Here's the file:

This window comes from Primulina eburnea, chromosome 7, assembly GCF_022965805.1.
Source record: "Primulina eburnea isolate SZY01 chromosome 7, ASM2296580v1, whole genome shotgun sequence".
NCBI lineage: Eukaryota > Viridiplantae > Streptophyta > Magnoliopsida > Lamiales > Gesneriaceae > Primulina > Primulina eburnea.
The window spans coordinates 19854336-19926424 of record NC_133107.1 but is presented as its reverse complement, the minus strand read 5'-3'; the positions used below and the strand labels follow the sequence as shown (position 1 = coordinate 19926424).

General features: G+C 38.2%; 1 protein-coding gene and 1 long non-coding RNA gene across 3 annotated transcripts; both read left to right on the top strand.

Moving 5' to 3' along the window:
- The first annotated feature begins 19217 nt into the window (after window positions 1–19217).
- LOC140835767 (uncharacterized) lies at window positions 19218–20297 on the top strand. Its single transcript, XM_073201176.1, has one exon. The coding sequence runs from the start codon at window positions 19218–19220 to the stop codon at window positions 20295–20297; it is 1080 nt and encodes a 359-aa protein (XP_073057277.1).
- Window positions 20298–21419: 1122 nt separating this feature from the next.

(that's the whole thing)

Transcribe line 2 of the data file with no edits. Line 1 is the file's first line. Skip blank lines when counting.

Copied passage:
Source record: "Primulina eburnea isolate SZY01 chromosome 7, ASM2296580v1, whole genome shotgun sequence".